Record breaking running back Tim Trokey to be inducted into Nevada Union Athletics Hall of Fame
April 12, 2018
Editor's note: This is the fourth installment of a 17-part series chronicling the 2018 Nevada Union Athletics Hall of Fame inductees. Check back to The Union sports pages each day for a new profile on a Nevada Union legend.
If Tim Trokey had the football in his hands, something good was going to happen.
The talented Nevada Union running back was determined, tenacious and above all else — he was fast.
"Very, very competitive and very, very fast," is how former Nevada Union varsity head coach Randy Blankenship described Trokey. "I think he was only 145 pounds but he was fast, probably the second fastest player I ever coached… He was a good team guy, and I could always count on him to fight for that extra yard or break a big one. He wasn't a big man, but he had a lot of fight in him."
Trokey, a 1991 Nevada Union graduate, was a three-year varsity starter on the football team and lettered in track and field twice. During his time with the Miners, he led the football team to the Sac-Joaquin Section Championship Game twice and set several statistical records along the way.
For his efforts on the gridiron, Trokey will be inducted into the Nevada Union Athletics Hall of Fame April 28.
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"It was an amazing time," Trokey said. "We had great coaches, a great squad and great support from the community. It was a lot of fun."
As a sophomore, Trokey rushed for 751 yards and 11 touchdowns, helping the Miners reach the playoffs.
Trokey became a premier back in the region in his junior year as he tallied 1,112 rushing yards with an 8.2 yards per carry average and 22 total touchdowns.
That season Trokey led the Miners to their first ever section championship game. He scored three touchdowns and two 2-point conversions to rally Nevada Union from a 15 point deficit. The Miners didn't win that game, losing on a late field goal by Merced, but Trokey said he learned a valuable lesson that day.
"You learn how to deal with disappointment in life," he said. "Those two championship game losses were crushing. You work so hard and you make it so far and you are part of the first teams to make it there, so when you lose it's a crushing feeling. But, you learn how to overcome that adversity and push forward."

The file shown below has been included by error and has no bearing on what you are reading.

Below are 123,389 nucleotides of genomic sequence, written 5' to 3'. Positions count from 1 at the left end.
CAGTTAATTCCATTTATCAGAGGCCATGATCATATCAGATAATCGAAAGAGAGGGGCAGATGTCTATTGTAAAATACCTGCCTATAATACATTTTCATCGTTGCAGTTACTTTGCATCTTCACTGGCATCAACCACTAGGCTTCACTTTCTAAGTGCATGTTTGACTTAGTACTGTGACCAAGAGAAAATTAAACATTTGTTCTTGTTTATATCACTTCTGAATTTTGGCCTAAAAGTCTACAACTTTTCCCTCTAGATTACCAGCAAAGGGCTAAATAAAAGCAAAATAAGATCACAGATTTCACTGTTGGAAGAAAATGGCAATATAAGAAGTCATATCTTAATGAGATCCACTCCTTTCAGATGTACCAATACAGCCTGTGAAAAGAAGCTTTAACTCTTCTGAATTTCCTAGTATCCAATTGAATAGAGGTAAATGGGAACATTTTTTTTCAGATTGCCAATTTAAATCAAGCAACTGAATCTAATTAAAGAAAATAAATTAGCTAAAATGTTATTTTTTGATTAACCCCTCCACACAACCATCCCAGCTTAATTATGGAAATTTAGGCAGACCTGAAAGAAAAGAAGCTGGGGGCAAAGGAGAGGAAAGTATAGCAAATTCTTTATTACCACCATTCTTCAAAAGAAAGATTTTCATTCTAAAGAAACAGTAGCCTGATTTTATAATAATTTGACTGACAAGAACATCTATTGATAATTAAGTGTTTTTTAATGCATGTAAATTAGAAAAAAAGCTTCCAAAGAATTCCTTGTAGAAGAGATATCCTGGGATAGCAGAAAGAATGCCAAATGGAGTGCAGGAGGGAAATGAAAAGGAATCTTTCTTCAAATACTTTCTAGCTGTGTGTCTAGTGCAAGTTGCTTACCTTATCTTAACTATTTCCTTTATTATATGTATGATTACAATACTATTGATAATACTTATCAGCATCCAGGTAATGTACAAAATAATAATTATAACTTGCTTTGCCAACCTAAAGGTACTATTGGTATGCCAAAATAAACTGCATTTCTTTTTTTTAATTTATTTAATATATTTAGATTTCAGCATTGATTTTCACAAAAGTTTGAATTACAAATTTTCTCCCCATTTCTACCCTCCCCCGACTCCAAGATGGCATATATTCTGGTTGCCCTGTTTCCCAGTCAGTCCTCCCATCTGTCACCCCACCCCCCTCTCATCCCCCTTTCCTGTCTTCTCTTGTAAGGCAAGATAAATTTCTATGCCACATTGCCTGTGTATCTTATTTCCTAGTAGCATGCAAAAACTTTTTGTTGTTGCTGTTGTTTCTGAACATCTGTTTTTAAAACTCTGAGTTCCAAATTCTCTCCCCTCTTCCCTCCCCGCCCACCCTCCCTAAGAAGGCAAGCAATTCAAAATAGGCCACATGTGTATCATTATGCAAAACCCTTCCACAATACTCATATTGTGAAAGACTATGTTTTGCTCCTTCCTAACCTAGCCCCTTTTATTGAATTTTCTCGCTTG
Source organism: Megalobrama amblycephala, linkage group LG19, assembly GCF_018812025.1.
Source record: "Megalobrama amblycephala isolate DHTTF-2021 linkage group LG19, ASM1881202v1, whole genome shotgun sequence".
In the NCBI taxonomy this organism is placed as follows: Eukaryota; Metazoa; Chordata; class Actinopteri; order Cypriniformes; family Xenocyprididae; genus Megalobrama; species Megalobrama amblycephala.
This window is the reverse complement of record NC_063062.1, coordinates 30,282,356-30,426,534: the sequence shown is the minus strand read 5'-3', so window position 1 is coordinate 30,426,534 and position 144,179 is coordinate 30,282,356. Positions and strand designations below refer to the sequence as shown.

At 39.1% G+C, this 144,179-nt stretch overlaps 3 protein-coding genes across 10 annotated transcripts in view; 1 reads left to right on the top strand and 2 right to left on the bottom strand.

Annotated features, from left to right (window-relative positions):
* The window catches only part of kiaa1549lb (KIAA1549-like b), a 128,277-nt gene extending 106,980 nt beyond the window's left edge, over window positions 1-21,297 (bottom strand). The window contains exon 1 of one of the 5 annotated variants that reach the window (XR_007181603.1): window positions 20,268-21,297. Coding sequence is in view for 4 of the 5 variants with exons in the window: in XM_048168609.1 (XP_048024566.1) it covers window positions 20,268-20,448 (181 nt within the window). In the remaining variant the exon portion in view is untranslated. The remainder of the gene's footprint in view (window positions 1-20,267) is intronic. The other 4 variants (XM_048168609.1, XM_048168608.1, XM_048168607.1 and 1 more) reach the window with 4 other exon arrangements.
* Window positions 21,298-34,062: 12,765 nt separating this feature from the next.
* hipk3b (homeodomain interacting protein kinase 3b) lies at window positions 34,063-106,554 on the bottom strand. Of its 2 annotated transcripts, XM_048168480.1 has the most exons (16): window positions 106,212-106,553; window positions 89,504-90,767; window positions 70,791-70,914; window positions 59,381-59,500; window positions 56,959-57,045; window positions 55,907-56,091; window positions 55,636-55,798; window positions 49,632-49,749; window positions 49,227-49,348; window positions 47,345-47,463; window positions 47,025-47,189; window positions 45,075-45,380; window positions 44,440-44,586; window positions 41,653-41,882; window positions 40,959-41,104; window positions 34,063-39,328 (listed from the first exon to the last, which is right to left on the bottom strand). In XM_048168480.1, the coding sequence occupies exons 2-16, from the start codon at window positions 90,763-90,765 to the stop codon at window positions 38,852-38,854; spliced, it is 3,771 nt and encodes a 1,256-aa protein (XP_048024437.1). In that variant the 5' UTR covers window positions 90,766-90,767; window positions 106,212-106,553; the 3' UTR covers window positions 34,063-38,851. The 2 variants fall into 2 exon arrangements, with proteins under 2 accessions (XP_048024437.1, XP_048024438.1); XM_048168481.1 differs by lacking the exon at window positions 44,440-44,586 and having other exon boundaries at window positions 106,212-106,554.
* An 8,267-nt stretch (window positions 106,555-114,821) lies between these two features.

As a senior, Trokey posted another 1,000-plus yard season and spurred the Miners to their second straight championship game appearance.
Across his three years at the varsity level, Trokey rushed for 2,913 yards, an NU record at the time, scored 51 total touchdowns, earned all-league honors three times and was the league MVP in 1989. During his time on the varsity team, the Miners went 33-6-1 overall, never lost a league game, made the playoffs all three years and reached the title game twice.
While his numbers are eye-popping and his effort on the field is legendary, what sticks out most about his high school days are the relationships he had with his teammates.
"Favorite moments are really just the guys, my teammates," he said. "We all worked so hard and really got along. When someone struggled it was nothing for somebody to come along and help you up and push you and make you want to dig deeper and work harder. We were really good friends. We were really tight. That is probably the best memory that I have from those times."
After high school, Trokey accepted a scholarship to the University of Mary, Bismarck in North Dakota. He started as a receiver and kick returner as a true freshmen and played all four years.
After graduating Trokey stayed on as an assistant coach for a season before making his way to Alabama where he coached and taught math at a couple different schools. He has now been an educator and coach for 20 years. As a coach he has been a part of three state championship softball teams at Alabama Christian Academy (2002, 2003, 2004) and a section championship as an assistant with the 2009 Nevada Union football team.
Trokey recently earned a Master's degree in Applied Educational Leadership and currently works as the vice principal at Foothill High School in Sacramento.
He was quick to give credit for his success to the many coaches that mentored him at Nevada Union, including football coaches Bob Luke, Blankenship, Pat Houlihan and Dave Humphers.
"They were all mentors and during the 20 years I've spent coaching and teaching, I've really patterned my approach using pieces and parts from all of them," Trokey said.
He added his track coaches Sig Ostrom, Tim Keys and Dick Hotchkiss all had a positive impact on him.
Trokey also thanked his parents, John and Linda, for making sure athletics were an option for him.
"I couldn't have participated without them and their support," he said. "We didn't have a whole lot and I know they sacrificed so that we could have the equipment and time to do what we did."
To contact Sports Editor Walter Ford, call 530-477-4232 or email email@example.com.